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The Dirty Truth about Canada’s Tar Sands Industry

Canada’s Tar Sands are located in the Northern half of the province of Alberta along with some deposits in neighbouring Saskatchewan. Covering a landmass of 140,200 km2, or 54,132 square miles, the deposits span a region the size of the State of New York or 2.5 times the size of Nova Scotia. The tar sands are located in the heart of Canada’s Boreal Forest, a nearly continuous belt of coniferous trees that extends across the country. Home to a diversity of plant and animal species the region is commonly referred to as “the lungs of the planet,” as it is one of the largest carbon storehouse in the world, second only to the Amazon rainforest. The region contains extensive wetlands, including bogs, peatlands and fens. The tar sands region of the boreal forest is the traditional territory of the Dene, Cree and Métis Indigenous people. At an estimated 170 billion barrels, Canada’s tar sands have put the country on the global oil map, making Canada 2nd only to Saudi Arabia for proven crude oil reserves. Since commencement of oil sands extraction, nearly 40 years ago, extraction of the resource has climbed steadily to the 1.31 million barrels per day in 2008. This figure is expected to nearly triple by 2018. Tar Sands oil is destined for the U.S. In 2008, Alberta exported 1.51 million barrels per day (bbl/d) of crude oil to the U.S., supplying 15% of U.S. crude oil imports, or 8% of U.S. oil demand. As of June 2009, there were approximately 5,012 oil sands (mineral rights) agreements with the Province totaling approximately 82,542 km2 (31,870 square miles). This equates to an area that is nearly the size of the state of South Carolina. Close to 41% of possible tar sands areas are still available for leasing.

Our Demands:

It is no exaggeration to call the tar sands one of the most destructive industrial projects in the world. People, animals and the land are dying as we extract the dirty tar sands oil to feed our North American appetite for oil. WE NEED YOUR HELP! CANADIANS MUST NOW, MORE THAN EVER, UNITE TOGETHER AND DEMAND AN END TO TAR SANDS INJUSTICES TODAY! • The Tar Sands must be included in a national cap on greenhouse gas emissions. • The Tar Sands must be subjected to precautionary water quality standards aimed to stop and eliminate elevating levels of Mercury, Arsenic, PAHs and other carcinogenic toxins. • Treaty Rights must be honoured and upheld. First Nations and Métis Communities must be meaningfully consulted and accommodated before any further development decisions are approved. • We are calling for the Canadian and Albertan governments to take the first step and cease new oil sands approvals and lease sales. The time is now to stop the uncontrolled oil sands development and deal with the environmental and social concerns that it has created. • We furthermore urge our Governments to develop an energy policy, which encourages conservation and promotes the use of safe, clean, and renewable energy sources. Together, we can move our Canada beyond the current dirty oil image. It’s time.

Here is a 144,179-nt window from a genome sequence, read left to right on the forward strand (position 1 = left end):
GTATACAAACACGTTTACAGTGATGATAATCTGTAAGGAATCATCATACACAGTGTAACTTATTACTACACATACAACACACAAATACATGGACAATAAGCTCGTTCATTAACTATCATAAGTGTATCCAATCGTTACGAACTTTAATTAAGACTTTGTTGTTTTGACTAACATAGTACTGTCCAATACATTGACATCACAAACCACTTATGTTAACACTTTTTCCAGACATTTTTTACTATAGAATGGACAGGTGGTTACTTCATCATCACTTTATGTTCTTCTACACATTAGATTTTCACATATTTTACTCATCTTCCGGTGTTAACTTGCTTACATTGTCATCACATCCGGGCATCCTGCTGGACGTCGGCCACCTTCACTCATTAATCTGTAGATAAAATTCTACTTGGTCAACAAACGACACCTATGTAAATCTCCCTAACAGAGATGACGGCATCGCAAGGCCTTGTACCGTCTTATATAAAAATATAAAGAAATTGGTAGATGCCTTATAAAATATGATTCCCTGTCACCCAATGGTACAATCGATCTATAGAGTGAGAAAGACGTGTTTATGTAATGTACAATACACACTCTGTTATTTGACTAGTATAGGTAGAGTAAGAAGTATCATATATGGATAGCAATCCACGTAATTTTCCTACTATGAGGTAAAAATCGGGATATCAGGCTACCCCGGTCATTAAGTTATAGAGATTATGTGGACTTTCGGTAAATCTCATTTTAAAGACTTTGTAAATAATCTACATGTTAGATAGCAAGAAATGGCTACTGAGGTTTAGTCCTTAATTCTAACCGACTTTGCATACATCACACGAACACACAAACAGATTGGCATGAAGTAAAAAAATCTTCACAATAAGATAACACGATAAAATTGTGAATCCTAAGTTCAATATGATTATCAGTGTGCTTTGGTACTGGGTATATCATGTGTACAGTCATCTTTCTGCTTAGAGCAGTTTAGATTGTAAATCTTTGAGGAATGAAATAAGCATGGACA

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Responding to the report, Sierra Club Canada director John Bennett said this portrayal is aligned with officials’ attempts to silence environmental groups opposed to major energy projects like the Northern Gateway pipeline.

“We are one of the few segments of Canadian society that has continually stood up to the present Conservative government and been able to be effective at raising issues," said Bennett.... Read more »

We need regulators, not cheerleaders

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Fired environmentalist sees conspiracy

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Tides Canada is a major social-policy and environmental organization tackling poverty, climate change and social justice issues. Vancouver Mayor Gregor Robertson is a former board member.

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"Scary time" for Canada

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Interests without borders

The Harper government says it doesn’t want foreign influence on opposition to a proposed oil pipeline from Alberta to the B.C. coast. The PM and his Environment Minister, Joe Oliver, say American radicals are funneling money into Canadian environmental branches to unfairly challenge the project at National Energy Board hearings that began Tuesday.

Canada pursues trade agreements with countries the world over, allowing foreign interests a say in how we do business. Northern Ontarians are familiar with the success of the American lumber lobby in thwarting forest product sales from this region.

Canada allows foreign interests to take over Canadian companies. In the case of Electro-Motive, after loaning millions to facilitate the takeover, Canada sits mute while U.S. owner Caterpillar locks out workers in London, Ont., while apparently preparing to move the operation to a U.S. plant.
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